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Democracies: What They Don’t Do Well

By Dr. Jeff Mirus (bio - articles - email) | Apr 30, 2012

In recent years, many interpreters of Catholic social teaching have argued that democratic forms of government are most in keeping with the dignity of the human person. The assumption is that democracies enable people to play a greater role in managing their political, social and economic affairs, as it is appropriate that they should. If this assumption is typically true, it provides a powerful argument. But your mileage will vary with place and time.

There are, after all, many ways to be actively engaged in the social order besides voting, and it is not clear that the right to vote always fosters either intelligent participation or personal influence. In modern states, the atomized individual voter often stands alone against the incredible power of contemporary government. Having no direct involvement with governing, millions of individual voters know nothing about polity in general or their own government in particular. Too often, whoever can manipulate an essentially ignorant public opinion can gain power. Between elections, the watchword may simply be “business as usual”. And not infrequently, ruling elites are exchanged every few years in a never-ending cycle of hope and disappointment, so that very little is ever accomplished.

Picking the best form of government is very difficult. Clearly it depends on cultural experience and attitudes, the distribution of virtue, and the needs of the day. Aristotle, who provided a basic foundation for Western political thought, recognized that each type of government can operate well or badly, depending on the quality of the rulers and the circumstances in which they rule. Monarchy can become tyranny; aristocracy can become oligarchy; and polity can become—you guessed it—democracy. Essentially, Aristotle argued that government was handled properly when the governing party, whoever it was, looked out for the interests of the community as a whole, rather than for its own interests.

In countries, constitutions and political systems with many rulers—termed “polity”—Aristotle recognized political power to be exercised for the common good by a moderately wealthy group of citizens, a large group between the very rich and the very poor. But just as the monarch who pursues his own interests becomes a tyrant, and just as aristocrats (the “best” men) who pursue their own interests become oligarchs, so too do lesser citizens who pursue their own interests become, well, democrats. Democracy, for Aristotle, is rule by “the needy”, with all the problems that entails. Fear of this result was enough for earlier Americans to make voting rights depend on the possession of property.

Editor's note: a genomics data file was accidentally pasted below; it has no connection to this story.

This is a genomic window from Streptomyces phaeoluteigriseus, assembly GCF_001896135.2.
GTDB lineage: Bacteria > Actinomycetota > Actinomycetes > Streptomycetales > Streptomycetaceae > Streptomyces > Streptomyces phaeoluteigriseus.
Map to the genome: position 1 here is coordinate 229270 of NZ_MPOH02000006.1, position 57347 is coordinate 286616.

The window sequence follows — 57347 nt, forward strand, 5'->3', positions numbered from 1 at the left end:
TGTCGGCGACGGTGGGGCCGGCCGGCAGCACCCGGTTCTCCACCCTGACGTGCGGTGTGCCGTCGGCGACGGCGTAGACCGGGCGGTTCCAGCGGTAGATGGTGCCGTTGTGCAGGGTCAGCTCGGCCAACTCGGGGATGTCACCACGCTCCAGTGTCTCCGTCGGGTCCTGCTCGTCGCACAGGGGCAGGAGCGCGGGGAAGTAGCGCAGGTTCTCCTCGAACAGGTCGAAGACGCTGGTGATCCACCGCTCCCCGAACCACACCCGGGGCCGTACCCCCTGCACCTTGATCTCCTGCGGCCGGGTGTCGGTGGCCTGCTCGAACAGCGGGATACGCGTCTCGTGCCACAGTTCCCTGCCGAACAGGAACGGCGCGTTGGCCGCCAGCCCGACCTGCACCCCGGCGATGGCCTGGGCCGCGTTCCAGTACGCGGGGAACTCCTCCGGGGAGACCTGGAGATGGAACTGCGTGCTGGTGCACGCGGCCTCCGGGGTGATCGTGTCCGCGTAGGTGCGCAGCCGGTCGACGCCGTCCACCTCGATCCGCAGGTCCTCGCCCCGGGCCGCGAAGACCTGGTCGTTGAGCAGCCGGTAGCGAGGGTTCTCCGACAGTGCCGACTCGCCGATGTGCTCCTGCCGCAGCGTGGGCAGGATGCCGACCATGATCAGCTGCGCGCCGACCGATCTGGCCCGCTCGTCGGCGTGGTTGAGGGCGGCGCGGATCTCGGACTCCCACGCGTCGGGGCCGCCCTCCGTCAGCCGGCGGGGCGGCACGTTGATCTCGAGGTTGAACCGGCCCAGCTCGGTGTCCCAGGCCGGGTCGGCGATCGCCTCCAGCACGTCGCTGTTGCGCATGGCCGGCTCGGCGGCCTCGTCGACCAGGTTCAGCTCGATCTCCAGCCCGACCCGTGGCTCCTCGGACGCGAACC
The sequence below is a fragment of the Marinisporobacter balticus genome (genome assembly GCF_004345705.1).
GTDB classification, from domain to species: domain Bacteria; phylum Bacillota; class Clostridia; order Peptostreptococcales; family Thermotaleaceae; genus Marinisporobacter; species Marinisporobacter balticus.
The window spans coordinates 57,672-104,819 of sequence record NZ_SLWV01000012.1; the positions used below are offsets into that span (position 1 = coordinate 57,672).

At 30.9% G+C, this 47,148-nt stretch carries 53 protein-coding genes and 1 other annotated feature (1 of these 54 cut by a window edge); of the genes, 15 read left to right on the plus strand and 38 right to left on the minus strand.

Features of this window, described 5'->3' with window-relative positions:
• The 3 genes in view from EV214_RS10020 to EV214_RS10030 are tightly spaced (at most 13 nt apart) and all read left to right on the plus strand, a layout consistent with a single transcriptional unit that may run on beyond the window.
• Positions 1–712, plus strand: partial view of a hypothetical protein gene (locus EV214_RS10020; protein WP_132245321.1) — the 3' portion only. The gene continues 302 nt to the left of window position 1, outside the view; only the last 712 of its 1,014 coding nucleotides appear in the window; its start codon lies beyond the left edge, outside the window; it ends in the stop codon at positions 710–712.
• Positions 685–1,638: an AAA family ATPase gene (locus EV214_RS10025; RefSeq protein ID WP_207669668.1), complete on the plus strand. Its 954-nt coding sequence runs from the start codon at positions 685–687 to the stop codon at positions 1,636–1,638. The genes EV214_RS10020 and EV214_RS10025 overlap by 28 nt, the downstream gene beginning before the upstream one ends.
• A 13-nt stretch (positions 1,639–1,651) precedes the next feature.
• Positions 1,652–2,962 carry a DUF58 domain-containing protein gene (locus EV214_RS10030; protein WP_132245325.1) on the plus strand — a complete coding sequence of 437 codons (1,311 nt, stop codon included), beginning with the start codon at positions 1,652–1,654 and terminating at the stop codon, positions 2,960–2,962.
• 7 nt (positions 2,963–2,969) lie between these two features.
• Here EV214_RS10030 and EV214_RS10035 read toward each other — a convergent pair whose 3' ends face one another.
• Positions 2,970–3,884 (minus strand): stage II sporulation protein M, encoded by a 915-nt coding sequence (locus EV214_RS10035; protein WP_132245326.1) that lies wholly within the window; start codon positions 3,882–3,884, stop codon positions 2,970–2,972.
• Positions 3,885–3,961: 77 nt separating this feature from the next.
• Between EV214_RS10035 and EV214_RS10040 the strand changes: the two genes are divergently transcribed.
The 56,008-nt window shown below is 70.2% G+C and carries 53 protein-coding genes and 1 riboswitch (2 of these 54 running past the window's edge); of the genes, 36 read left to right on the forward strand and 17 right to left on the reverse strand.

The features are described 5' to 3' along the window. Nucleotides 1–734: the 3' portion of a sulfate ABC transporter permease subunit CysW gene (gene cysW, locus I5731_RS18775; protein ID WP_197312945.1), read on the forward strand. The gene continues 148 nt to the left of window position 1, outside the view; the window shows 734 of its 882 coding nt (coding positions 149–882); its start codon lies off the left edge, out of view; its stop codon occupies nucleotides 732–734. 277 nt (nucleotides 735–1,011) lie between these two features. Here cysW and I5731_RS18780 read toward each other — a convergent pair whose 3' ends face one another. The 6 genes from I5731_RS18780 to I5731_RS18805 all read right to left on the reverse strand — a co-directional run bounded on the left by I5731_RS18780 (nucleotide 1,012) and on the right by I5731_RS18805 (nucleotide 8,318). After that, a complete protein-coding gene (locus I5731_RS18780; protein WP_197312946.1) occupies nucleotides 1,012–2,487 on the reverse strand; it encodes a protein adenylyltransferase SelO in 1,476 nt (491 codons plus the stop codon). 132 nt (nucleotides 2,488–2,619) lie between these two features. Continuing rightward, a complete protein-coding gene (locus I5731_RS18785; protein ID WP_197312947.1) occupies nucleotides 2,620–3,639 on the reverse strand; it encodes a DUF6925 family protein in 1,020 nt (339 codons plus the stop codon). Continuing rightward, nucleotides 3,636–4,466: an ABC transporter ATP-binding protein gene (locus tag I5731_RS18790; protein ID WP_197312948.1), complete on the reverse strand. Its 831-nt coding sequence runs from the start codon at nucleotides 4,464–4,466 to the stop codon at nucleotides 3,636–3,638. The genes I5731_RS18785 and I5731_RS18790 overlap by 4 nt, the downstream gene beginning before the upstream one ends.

The first principle of Catholic social teaching concerning government is that those who govern must govern for the common good. Political forms are secondary. In the Christian era, before the rise of democratic forms of government, Catholic social theorists often argued that the best form of government was monarchy, because it most mirrored the Divine governance of the universe. There can, obviously, be all kinds of reasons for preferring one constitutional type over another. For example, when monarchy and aristocracy work well, it is partly because kings and nobles are raised with a deep sense of public responsibility and extensive training in governance. When this formation succeeds (which requires virtue in the kings and nobles), it can work very well; unfortunately, when responsibility is abandoned and training ignored, a small group of people can do tremendous damage very quickly.

But in exactly the same way, polity carries within it the seeds of its own destruction. We generally do not use these constitutional terms as Aristotle did. We seldom mean by “democracy” the perversion of “polity”. But we can still see what Aristotle meant when he taught that if large numbers of people rule (or in our case, vote) based on their own “neediness” (or self-interest), then polity breaks down. We might call the result mob rule through voting. No matter what the governmental form, strong virtue is essential in those who govern. And whatever else this tells us, it tells us very clearly that democracies are ill-suited to deal with problems which require material sacrifice.